My previous post about corporate blogging raised a few questions that Mohit has addressed here. Since my previous post, I have been reading up quite a bit on the topic (not surprising that bloggers love to blog about the advantages of blogging!) and also some corporate blogs that seem to be doing well. And I thought I'd share my views on the questions I raised, and maybe raise a few more this time... so here goes.
1. Why should my organization blog?
The answer to this is fairly obvious for Nokia. We operate in the technology space. We sell mobile phones, yes... what we also sell increasingly are mobile experiences, be it in lifestyle (the 5500 sport or the new stylishly slim 6300), music (5300 Xpress music, the Nseries music editions) or video (the Nseries, esp N93 & N93i with digicam capabilities & more).
For a brand that has such a strong association with communication and connecting, and has a stated public intent of riding the convergence curve through transforming to an Internet company, there are compelling reasons to start a blog.
2. What realistic expectations can my organization have about the benefits of blogging, and what obvious pitfalls or shortcomings should we be wary of?
Benefits: As Mohit pointed out, connecting to consumers as well as potential recruits (completing the feedback loop on the brand & employer promise) is the essence of blogging. The aspect I think we as an organization need to think through is how to go beyond mere dialogue to track and use the soft data that an interactive media like a blog throws up.
Pitfalls/ Shortcomings: I think the key point we need to keep in mind is that a blog is like an open dinner party with no guest list. Treating it like a media/PR event and looking to control the flow of communication can be damaging in the extreme. At best, we can outline some basic tenets of appropriate behavior for the blogger and set expectations straight in terms of the purpose of the blog.
Gautam's case analysis relates, in some ways, directly to Nokia's business. Crown music produces the kind of content that consumers use on their Nokia mobiles. And understanding a consumer's music consumption needs means first understanding the kind of music he likes to listen to and in what settings. If we take that example, then the benefits of a music association blog on Nokia's website become self-evident.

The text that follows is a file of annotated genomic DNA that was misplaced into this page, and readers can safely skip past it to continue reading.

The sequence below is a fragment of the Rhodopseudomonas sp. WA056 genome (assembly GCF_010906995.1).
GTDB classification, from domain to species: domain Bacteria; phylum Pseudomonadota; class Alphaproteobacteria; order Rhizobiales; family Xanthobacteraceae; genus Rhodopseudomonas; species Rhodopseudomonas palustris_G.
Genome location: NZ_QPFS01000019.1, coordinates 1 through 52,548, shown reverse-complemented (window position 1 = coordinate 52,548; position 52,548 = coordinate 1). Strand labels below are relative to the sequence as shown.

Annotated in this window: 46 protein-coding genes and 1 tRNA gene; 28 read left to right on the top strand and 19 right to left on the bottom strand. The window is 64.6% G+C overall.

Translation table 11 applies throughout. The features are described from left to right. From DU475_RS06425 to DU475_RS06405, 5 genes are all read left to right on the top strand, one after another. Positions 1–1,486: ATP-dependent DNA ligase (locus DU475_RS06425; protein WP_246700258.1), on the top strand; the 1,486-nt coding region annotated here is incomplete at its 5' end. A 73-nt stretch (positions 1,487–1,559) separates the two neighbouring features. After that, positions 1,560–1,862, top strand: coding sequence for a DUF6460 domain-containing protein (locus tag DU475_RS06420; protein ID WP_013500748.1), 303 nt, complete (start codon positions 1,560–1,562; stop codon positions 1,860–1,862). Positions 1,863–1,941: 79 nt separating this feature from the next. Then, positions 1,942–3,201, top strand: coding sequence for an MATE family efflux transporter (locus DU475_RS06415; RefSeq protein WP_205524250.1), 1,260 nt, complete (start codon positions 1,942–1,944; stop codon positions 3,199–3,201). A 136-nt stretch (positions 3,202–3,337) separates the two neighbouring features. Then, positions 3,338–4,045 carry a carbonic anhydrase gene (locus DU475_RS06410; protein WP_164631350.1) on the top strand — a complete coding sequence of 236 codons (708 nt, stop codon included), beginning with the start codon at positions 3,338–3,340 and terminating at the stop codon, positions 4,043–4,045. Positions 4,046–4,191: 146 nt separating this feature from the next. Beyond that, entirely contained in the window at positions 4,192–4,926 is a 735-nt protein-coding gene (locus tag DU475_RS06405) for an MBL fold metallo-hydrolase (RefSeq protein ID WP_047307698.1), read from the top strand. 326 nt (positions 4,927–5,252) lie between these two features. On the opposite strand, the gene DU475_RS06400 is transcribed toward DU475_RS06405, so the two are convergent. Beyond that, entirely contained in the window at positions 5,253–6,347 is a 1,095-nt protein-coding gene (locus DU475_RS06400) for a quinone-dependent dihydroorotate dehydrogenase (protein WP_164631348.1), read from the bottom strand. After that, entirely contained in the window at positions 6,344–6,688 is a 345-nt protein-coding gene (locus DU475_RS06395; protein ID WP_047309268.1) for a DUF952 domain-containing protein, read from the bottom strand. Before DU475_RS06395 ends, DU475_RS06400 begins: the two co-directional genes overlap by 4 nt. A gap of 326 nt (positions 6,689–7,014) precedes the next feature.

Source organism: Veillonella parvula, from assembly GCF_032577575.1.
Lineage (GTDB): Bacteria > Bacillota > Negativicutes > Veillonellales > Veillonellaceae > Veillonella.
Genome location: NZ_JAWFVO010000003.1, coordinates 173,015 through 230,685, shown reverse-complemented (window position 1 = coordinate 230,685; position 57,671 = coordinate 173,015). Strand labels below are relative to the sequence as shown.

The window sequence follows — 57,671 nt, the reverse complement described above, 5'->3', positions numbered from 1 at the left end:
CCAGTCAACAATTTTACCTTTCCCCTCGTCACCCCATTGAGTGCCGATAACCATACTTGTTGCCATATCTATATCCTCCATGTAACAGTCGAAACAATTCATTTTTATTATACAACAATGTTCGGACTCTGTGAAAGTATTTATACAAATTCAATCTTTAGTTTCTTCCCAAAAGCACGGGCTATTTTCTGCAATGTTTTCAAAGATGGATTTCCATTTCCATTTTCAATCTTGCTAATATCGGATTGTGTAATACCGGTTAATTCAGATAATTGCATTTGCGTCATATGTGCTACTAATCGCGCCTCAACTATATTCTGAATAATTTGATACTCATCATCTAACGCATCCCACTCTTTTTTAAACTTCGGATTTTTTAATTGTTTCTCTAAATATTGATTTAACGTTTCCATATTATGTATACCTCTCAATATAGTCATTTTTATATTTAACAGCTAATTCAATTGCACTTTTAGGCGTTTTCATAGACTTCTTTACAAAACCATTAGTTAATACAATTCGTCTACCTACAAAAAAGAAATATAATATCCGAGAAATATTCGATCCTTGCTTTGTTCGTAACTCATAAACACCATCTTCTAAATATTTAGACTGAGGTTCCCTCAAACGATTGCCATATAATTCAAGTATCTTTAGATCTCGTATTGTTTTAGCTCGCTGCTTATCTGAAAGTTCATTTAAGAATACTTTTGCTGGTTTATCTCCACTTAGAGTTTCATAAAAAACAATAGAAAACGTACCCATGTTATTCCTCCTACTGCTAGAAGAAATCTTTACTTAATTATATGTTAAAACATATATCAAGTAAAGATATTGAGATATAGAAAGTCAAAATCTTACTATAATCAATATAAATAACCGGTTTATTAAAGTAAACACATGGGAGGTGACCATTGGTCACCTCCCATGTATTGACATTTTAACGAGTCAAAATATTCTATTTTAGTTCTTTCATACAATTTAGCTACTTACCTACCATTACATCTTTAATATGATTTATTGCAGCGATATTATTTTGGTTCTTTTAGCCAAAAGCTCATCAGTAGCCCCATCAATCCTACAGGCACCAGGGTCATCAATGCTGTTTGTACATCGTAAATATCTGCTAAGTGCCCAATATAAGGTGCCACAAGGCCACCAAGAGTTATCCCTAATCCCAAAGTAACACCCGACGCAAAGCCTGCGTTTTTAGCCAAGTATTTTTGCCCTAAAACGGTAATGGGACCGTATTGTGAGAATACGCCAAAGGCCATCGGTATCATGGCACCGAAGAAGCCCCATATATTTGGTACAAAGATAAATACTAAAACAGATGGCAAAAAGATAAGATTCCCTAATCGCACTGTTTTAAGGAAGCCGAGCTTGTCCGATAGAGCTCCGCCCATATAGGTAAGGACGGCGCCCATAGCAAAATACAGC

An example of how this plays out is this blog by Stephen Johnston, where he blogs extensively on technology advances against the backdrop of Nokia. The focus of the blog is technology, no doubt, yet I can see the benefits of such a blog by an employee as a window into what the organization is doing in the technology space & where it's headed.
3. Who in the organization should blog?
I agree that the most important decision makers will be credible. But I also feel that, especially for building an employer brand, it is just as essential to get on board some of the younger organizations members and some of those the organization believes communicate best its culture and values. Creating aspirational role models and giving people a realistic picture of where they can get in the near future will be more effective for this purpose than a CEO blog where the disconnect may be high.
4. What role does PR/ Corporate Communications have in this?
None! Except maybe to track the information/ feedback coming in from consumers.
5. What guidelines/policy should govern corporates bloggers?
Blogging guidelines, I feel, are required to ensure that an organization doesn't leave any loopholes for legal tangles. Situations & people are not always ideal or rational, and it is prudent for an organization to have a simple do's & don'ts guideline on what is bloggable content & what is appropriate blogging behavior. I think it is perfectly within the right of an organization to define these basic parameters as a corporate blog implies that the organization endorses the individual's association with it & entrusts enough faith in him/ her as a spokesperson.
6. How can my organization measure the impact & effectiveness of corporate blogging?
I am not aware of the technology available for tracking, but I can think of some very simple metrics that will allow an organization to track the effectiveness of a blog. Traffic, for example, and comments generated. Higher job applications, especially after posts that generated good traffic, if the blog falls in the careers section. Soft data in terms of positive vs negative comments/ feedback. And I think it is essential to track this data, to atleast identify if a blog is serving the purpose for which it was created.
So there's my two bits... any views?